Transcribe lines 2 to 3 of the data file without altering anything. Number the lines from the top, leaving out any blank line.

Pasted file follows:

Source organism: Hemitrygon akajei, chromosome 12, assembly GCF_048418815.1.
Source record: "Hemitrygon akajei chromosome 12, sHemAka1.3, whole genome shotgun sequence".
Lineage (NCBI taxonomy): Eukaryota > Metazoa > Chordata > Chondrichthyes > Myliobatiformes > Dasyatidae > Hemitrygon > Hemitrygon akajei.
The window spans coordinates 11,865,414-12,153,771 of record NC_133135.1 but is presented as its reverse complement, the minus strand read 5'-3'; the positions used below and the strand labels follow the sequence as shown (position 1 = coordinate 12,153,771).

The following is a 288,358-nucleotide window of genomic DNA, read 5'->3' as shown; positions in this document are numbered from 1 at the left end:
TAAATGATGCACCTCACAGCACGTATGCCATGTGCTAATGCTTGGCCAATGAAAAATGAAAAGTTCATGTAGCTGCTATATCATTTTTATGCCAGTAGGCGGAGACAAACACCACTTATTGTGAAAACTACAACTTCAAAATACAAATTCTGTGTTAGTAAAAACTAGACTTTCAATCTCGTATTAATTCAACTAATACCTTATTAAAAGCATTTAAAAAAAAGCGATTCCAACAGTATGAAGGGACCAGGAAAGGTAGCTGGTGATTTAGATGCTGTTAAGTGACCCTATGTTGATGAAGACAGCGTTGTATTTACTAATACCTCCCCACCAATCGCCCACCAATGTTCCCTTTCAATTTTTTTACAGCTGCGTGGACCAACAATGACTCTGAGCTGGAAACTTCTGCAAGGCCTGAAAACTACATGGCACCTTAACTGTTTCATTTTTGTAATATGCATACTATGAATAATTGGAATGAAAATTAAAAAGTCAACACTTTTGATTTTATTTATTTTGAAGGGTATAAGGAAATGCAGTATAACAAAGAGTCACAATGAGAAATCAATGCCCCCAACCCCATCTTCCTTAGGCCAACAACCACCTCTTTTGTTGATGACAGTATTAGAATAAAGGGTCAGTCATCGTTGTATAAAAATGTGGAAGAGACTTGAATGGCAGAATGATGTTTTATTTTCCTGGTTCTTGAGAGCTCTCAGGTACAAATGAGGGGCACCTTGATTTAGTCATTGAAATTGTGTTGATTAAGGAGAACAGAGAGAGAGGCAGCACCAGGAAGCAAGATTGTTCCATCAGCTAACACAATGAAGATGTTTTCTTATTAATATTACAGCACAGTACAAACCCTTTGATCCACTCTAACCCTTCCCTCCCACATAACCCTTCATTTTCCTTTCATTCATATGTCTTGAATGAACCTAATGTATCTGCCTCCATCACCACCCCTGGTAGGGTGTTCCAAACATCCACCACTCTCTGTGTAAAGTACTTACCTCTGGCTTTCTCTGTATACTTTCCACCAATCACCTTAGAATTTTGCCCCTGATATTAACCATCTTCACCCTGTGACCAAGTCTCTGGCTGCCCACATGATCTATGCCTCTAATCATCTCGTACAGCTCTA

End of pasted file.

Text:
Source record: "Hemitrygon akajei chromosome 12, sHemAka1.3, whole genome shotgun sequence".
Lineage (NCBI taxonomy): Eukaryota > Metazoa > Chordata > Chondrichthyes > Myliobatiformes > Dasyatidae > Hemitrygon > Hemitrygon akajei.